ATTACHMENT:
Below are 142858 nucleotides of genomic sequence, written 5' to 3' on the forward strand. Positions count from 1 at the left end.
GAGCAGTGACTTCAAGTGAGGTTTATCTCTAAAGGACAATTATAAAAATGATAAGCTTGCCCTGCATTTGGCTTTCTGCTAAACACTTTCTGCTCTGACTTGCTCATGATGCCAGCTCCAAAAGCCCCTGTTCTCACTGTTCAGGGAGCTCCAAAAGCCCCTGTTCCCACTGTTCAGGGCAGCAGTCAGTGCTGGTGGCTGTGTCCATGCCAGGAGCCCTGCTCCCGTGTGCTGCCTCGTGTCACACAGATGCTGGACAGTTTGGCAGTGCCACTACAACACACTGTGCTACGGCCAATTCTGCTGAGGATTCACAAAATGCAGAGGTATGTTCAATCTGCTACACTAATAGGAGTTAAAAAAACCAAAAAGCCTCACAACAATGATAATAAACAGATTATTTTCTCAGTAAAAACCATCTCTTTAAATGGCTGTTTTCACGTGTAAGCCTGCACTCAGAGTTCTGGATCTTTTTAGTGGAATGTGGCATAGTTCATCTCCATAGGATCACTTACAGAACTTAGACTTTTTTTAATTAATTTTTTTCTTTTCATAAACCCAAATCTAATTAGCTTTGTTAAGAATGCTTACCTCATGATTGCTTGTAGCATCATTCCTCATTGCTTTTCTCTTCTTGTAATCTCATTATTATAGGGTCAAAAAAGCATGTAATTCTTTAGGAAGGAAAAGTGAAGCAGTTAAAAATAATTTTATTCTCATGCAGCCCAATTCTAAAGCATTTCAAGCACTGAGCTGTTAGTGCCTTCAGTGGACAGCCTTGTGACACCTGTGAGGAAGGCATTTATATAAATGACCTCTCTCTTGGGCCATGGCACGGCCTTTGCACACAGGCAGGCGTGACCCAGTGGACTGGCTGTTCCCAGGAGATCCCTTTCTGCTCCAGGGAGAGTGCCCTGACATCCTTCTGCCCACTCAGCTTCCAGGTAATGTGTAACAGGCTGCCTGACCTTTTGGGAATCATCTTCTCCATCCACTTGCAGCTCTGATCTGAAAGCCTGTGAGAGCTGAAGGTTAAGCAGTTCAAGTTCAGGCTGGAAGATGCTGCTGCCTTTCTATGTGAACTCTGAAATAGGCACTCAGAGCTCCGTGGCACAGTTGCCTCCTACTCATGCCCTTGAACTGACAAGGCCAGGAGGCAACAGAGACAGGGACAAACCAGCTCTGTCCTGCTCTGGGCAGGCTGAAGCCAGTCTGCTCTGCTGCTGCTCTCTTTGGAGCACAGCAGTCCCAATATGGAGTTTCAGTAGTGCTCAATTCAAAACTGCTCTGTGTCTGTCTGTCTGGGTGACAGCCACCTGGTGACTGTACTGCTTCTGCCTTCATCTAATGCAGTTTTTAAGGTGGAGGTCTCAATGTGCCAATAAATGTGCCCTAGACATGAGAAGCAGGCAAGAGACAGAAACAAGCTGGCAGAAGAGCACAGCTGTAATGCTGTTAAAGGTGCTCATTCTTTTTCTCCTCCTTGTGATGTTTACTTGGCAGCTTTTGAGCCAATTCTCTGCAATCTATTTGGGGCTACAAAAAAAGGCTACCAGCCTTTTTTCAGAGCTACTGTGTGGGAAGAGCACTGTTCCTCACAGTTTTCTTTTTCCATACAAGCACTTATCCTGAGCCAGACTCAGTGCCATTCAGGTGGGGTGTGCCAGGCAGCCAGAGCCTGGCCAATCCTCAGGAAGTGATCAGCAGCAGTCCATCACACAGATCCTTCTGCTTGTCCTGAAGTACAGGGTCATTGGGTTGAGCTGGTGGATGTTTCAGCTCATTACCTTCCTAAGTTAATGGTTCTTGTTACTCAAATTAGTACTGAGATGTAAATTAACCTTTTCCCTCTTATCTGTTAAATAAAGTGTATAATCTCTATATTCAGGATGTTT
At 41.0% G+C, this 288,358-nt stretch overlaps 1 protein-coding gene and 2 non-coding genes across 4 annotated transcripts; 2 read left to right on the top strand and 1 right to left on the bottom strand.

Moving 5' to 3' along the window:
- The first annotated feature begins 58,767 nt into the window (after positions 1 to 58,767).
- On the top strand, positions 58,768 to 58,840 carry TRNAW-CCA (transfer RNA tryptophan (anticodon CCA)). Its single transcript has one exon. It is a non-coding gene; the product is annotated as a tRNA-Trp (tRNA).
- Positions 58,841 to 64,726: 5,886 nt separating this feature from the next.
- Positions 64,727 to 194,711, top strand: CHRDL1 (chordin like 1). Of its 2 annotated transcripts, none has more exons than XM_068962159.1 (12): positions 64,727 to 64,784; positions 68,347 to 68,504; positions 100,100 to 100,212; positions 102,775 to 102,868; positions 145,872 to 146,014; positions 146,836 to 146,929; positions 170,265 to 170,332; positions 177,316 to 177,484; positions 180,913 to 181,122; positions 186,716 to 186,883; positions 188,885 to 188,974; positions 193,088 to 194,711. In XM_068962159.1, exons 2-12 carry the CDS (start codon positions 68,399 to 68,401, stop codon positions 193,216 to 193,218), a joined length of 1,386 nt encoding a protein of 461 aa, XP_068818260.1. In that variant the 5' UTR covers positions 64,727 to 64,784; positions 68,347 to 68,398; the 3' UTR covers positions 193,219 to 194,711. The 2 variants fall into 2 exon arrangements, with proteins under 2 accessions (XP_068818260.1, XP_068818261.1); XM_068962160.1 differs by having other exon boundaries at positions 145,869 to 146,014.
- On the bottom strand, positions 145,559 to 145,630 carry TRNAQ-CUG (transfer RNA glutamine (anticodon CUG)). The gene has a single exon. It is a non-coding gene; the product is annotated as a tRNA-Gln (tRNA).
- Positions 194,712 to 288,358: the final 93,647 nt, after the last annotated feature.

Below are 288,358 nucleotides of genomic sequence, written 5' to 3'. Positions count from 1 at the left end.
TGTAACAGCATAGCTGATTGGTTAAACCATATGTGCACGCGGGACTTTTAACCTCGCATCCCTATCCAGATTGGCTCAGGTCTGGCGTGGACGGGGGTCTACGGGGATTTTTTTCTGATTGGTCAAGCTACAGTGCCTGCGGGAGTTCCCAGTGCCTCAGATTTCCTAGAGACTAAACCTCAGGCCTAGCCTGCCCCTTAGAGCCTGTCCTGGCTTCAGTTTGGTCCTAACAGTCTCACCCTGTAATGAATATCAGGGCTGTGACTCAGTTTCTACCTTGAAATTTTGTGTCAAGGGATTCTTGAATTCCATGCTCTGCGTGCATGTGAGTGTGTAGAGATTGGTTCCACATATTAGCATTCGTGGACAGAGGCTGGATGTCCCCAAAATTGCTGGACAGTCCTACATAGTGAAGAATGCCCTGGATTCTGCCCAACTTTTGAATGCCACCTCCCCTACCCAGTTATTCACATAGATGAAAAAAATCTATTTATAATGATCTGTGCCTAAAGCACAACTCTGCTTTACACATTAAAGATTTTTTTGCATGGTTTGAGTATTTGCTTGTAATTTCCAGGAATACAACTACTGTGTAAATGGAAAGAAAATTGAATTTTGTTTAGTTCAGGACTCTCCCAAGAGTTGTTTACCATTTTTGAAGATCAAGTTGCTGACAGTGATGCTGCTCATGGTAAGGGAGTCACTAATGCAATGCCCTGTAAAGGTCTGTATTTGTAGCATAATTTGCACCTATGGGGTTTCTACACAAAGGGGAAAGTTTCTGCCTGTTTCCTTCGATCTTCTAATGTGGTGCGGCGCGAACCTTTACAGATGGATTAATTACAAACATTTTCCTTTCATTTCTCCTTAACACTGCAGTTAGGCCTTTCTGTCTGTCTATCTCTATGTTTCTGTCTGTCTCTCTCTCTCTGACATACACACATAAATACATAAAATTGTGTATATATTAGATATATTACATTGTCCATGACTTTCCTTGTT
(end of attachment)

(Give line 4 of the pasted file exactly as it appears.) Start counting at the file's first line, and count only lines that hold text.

Moving 5' to 3' along the window: